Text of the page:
Capacity restrictions on New York City movie theaters – now at 33% — will be lifted on May 19 but six-foot social distancing rules won’t — a somewhat confusing edict set out earlier Monday by Governor Andrew Cuomo. Break out the measuring sticks.
Cuomo rarely mentions movie theaters and didn’t specifically today but it seems they were lumped in with other indoor venues where capacity limits will be abolished on that date. The governor was most explicit about Broadway, which, however, as Deadline reported, won’t be staging productions until the fall.
Theater owners are working to figure out how to maximize capacity while maintaining a Covid- compliant six-foot distance – in both New York and New Jersey, which made the announcement jointly. It’s confusing because each room is a different size.
One clear but limited benefit is that there won’t be a cap on capacity anymore. Under the current rule, theaters can’t allow more than 100 people in regardless of total capacity. Eliminating the cap would only help the largest locations and possibly theaters with luxury seating where patrons are already farther apart.
The Governor also said that the social distancing requirement in general could be removed if people are vaccinated, but it’s not clear how this applies to movie theaters, said Joe Masher, CEO of Bowtie Cinemas and president of New York NATO.
New York City theaters reopened March 6 after a year dark with many of them barely hanging on and at a meager 25% capacity.
They were bumped up to 33% a week ago, on April 26. NY NATO said it’s been calling on Cuomo to raise the limit to 50% by Memorial Day and 75% by July 4 for rollouts of major tentpoles like Cruella, A Quiet Place 2, F9 and Black Widow.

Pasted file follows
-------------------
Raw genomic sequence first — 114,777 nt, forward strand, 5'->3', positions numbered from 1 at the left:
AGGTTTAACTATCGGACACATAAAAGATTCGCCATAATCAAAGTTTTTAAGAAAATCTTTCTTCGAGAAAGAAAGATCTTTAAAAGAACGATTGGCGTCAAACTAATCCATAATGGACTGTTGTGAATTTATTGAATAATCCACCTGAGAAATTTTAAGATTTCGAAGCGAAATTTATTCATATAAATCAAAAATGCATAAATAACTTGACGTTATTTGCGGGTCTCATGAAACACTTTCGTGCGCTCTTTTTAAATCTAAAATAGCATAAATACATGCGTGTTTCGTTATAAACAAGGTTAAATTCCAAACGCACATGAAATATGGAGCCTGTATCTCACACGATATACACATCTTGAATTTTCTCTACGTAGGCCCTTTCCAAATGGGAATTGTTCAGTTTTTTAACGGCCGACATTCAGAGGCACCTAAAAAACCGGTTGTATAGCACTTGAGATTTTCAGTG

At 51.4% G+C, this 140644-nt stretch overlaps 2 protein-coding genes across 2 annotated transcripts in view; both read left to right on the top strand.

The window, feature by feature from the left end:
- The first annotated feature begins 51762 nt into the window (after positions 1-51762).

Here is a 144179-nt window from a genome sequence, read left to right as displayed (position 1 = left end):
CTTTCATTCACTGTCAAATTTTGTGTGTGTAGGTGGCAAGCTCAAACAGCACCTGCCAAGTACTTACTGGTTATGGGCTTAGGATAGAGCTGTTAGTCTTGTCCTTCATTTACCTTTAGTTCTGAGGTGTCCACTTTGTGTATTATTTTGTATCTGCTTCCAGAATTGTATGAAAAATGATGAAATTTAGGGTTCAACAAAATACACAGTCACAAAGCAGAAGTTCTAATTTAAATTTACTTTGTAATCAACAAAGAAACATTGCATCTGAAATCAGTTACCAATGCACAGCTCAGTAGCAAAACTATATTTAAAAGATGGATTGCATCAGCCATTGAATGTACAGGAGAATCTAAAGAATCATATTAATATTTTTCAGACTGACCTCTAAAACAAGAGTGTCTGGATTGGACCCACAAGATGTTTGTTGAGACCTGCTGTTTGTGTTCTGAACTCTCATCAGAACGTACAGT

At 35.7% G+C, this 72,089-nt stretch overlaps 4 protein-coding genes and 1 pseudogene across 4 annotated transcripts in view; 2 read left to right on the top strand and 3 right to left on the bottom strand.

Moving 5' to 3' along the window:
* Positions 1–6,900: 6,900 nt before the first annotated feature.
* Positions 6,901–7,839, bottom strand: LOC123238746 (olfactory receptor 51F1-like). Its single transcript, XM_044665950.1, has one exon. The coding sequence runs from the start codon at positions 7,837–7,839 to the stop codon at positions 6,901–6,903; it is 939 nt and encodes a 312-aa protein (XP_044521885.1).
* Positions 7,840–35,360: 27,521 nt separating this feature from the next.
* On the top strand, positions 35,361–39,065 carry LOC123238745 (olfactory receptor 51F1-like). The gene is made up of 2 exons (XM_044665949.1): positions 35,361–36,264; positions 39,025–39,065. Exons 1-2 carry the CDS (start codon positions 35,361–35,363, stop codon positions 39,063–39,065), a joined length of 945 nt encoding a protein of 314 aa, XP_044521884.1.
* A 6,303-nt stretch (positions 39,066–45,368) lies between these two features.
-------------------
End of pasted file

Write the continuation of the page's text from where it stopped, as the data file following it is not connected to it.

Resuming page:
New York’s American Federation of Musicians Local 802 released a statement today about Cuomo’s move:
The musicians of NYC welcome the recent announcement by Governor Cuomo that New York will end most capacity restrictions on May 19, including on Broadway. We’re feeling hopeful and optimistic that the re-opening of NYC is within sight. Already, the New York Philharmonic and many other ensembles have been performing for New Yorkers. Now, with the ending of most capacity restrictions in NYC, even more safe outdoor — and indoor — performances will be possible. This couldn’t have been possible without the tremendous sacrifices that all of us have made for more than a year as well as the inspiring work of scientists around the world who created a safe vaccination program. We’re optimistic that audiences will soon get to enjoy the sound of live music again in all of their favorite venues, and we’re optimistic that our musicians — and our entire industry — will get back to work soon.
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